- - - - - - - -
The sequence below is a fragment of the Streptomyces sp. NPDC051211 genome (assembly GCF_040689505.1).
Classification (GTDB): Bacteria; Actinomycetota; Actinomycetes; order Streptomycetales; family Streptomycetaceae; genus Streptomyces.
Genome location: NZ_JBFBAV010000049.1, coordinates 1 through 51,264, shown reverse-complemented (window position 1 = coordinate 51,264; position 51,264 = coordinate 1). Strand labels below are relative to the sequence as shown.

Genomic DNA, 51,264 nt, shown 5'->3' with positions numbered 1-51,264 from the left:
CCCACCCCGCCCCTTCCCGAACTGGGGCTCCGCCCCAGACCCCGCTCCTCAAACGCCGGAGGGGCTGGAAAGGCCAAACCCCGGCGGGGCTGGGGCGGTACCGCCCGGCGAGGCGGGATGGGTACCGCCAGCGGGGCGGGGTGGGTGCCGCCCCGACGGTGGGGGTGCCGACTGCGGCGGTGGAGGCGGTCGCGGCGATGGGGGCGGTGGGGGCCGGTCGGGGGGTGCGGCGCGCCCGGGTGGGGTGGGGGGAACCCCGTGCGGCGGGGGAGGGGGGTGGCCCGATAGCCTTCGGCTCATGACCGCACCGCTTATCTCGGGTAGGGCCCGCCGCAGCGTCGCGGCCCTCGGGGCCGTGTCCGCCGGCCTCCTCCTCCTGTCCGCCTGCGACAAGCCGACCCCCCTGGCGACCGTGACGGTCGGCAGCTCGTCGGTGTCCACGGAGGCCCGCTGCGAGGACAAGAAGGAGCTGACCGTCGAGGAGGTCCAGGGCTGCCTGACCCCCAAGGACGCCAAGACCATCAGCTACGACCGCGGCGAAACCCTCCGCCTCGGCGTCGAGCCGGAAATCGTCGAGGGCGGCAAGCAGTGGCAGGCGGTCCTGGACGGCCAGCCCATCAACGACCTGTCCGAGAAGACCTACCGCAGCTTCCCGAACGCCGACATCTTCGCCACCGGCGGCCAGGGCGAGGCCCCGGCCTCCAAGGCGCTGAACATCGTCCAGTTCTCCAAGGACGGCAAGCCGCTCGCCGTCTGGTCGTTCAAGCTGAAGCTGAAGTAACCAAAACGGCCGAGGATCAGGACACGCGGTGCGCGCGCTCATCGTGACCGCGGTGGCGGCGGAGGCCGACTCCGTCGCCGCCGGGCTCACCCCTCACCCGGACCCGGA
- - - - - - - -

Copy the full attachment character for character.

The sequence below is a fragment of the Streptomyces sp. NPDC051211 genome (assembly GCF_040689505.1).
Classification (GTDB): Bacteria; Actinomycetota; Actinomycetes; order Streptomycetales; family Streptomycetaceae; genus Streptomyces.
Genome location: NZ_JBFBAV010000049.1, coordinates 1 through 51,264, shown reverse-complemented (window position 1 = coordinate 51,264; position 51,264 = coordinate 1). Strand labels below are relative to the sequence as shown.

Genomic DNA, 51,264 nt, shown 5'->3' with positions numbered 1-51,264 from the left:
CCCACCCCGCCCCTTCCCGAACTGGGGCTCCGCCCCAGACCCCGCTCCTCAAACGCCGGAGGGGCTGGAAAGGCCAAACCCCGGCGGGGCTGGGGCGGTACCGCCCGGCGAGGCGGGATGGGTACCGCCAGCGGGGCGGGGTGGGTGCCGCCCCGACGGTGGGGGTGCCGACTGCGGCGGTGGAGGCGGTCGCGGCGATGGGGGCGGTGGGGGCCGGTCGGGGGGTGCGGCGCGCCCGGGTGGGGTGGGGGGAACCCCGTGCGGCGGGGGAGGGGGGTGGCCCGATAGCCTTCGGCTCATGACCGCACCGCTTATCTCGGGTAGGGCCCGCCGCAGCGTCGCGGCCCTCGGGGCCGTGTCCGCCGGCCTCCTCCTCCTGTCCGCCTGCGACAAGCCGACCCCCCTGGCGACCGTGACGGTCGGCAGCTCGTCGGTGTCCACGGAGGCCCGCTGCGAGGACAAGAAGGAGCTGACCGTCGAGGAGGTCCAGGGCTGCCTGACCCCCAAGGACGCCAAGACCATCAGCTACGACCGCGGCGAAACCCTCCGCCTCGGCGTCGAGCCGGAAATCGTCGAGGGCGGCAAGCAGTGGCAGGCGGTCCTGGACGGCCAGCCCATCAACGACCTGTCCGAGAAGACCTACCGCAGCTTCCCGAACGCCGACATCTTCGCCACCGGCGGCCAGGGCGAGGCCCCGGCCTCCAAGGCGCTGAACATCGTCCAGTTCTCCAAGGACGGCAAGCCGCTCGCCGTCTGGTCGTTCAAGCTGAAGCTGAAGTAACCAAAACGGCCGAGGATCAGGACACGCGGTGCGCGCGCTCATCGTGACCGCGGTGGCGGCGGAGGCCGACTCCGTCGCCGCCGGGCTCACCCCTCACCCGGACCCGGA